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Genealogy: How to do a Surname Search

How to do a surname search is significant for linking the generations of your family history.

Photos of Aunt Sara Dunham and Grandpa and Grandma Dunham started  my surname search
Photos of Aunt Sara Dunham and Grandpa and Grandma Dunham started my surname search
Selma Blackmon

Answer these questions first:

  • Who is in your tree (family history)? names, dates, places
  • How do I know these names? birth certificate, obituary, census, family member
  • What do I want to learn? origin of surname, places of surname concentration, ancestors, living family

Be prepared to share your information and documents, everything you know is a clue for you or someone else; nothing is unimportant.

My example is the DUNHAM surname. The project was started with two photographs and family records. My questions were: who is grandpa and grandma Dunham and is Aunt Sarah a Dunham by birth or marriage?

Start:

  • Google your surname such as “Dunham” or “Dunham surname”
  • Search Cyndislist for surname associations
  • Contact FGS for surname associations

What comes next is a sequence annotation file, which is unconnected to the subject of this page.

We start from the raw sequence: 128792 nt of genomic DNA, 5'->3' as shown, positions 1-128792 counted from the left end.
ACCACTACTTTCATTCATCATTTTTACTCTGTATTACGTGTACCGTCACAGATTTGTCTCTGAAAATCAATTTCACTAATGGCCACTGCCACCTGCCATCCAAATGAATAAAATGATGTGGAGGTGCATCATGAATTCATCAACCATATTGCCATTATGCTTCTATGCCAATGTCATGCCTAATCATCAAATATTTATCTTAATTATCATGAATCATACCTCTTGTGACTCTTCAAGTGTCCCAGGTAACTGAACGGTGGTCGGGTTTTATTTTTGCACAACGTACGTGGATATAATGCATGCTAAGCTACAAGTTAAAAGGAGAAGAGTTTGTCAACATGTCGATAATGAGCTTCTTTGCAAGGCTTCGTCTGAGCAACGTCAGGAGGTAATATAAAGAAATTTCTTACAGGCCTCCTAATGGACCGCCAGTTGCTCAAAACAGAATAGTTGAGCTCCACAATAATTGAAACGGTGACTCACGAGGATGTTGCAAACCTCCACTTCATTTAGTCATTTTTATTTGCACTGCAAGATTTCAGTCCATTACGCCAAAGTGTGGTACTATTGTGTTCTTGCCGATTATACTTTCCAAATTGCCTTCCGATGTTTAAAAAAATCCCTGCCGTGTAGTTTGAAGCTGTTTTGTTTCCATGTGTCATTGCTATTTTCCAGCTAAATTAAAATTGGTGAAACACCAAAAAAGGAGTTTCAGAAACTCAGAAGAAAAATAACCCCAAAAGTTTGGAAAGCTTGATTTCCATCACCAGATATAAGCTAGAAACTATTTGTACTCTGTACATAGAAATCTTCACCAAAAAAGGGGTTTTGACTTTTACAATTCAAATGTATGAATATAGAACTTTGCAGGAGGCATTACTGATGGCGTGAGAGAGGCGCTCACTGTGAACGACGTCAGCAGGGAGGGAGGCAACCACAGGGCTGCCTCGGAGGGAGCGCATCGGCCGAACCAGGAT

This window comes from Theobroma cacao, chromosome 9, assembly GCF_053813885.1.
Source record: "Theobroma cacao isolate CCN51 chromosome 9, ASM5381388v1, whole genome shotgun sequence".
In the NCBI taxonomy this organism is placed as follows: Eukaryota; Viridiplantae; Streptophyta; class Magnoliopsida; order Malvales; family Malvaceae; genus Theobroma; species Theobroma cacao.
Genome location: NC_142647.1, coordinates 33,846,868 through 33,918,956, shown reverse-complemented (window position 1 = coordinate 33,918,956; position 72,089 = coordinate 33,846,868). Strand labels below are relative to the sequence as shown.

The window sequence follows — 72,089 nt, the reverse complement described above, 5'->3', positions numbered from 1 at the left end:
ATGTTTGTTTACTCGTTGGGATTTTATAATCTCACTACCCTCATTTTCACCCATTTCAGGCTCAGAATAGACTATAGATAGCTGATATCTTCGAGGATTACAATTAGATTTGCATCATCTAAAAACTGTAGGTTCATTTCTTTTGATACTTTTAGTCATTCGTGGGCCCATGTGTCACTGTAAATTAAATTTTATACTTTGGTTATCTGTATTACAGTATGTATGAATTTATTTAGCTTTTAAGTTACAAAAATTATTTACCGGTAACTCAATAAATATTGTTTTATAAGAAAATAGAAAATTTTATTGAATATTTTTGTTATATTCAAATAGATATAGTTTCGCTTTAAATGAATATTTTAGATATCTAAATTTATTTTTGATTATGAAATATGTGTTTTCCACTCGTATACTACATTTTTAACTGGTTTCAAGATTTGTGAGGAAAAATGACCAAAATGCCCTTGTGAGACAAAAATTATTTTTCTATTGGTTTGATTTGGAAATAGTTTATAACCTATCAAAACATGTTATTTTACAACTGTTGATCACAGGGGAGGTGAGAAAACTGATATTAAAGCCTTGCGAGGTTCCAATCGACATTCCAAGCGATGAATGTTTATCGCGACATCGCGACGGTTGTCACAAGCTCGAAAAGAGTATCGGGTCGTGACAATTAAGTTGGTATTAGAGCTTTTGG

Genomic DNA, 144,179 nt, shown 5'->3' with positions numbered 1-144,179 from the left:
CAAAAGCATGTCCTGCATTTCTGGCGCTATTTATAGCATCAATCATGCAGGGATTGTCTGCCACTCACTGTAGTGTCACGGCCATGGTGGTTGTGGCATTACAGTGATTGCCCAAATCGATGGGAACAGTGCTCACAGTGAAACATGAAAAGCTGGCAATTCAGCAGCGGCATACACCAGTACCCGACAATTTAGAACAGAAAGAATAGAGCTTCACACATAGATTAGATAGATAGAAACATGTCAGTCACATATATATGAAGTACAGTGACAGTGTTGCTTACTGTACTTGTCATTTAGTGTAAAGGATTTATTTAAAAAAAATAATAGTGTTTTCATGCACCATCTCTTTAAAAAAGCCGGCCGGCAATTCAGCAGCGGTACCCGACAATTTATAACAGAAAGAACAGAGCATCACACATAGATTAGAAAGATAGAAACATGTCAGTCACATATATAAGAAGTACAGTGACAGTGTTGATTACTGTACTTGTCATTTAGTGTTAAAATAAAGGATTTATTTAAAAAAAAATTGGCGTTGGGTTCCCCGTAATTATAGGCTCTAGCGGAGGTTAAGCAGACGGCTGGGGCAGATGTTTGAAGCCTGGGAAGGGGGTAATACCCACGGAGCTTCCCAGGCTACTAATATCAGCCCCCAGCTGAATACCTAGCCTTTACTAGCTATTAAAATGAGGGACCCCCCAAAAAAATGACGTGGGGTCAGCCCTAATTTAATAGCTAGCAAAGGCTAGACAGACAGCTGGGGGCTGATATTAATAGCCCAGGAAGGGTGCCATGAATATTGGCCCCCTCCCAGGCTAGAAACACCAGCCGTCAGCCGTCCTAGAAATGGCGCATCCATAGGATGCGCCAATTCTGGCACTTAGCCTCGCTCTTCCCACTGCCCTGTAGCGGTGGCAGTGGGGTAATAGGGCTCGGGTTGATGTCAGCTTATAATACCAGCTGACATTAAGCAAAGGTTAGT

• Join surname message boards such as RootsWeb

Share your research information and documents:

  • Write general information articles and use your family as examples such as this article and other articles on www.examiner.com
  • Write a blog about your family an example on genealogicalhistoryresearch.blogspot.com information is shared about my Dunham family and my other surnames
  • Write family articles for association newsletters or Facebook my example the Dunham Singletary Family Connections website and newsletter are asking for family interest stories and photographs; we encourage interaction between Dunham researchers on Facebook

Give back to surname research:

  • DNA testing
  • Post your unrelated family surname documents found while narrowing your research as an example the Dunham records found in Augusta, GA and Washington, D.C. These are unrelated families, but of interest to some other researchers.

Share your family! The more records and research you share, the more you will find. Let me know your questions, write to Selma Blackmon.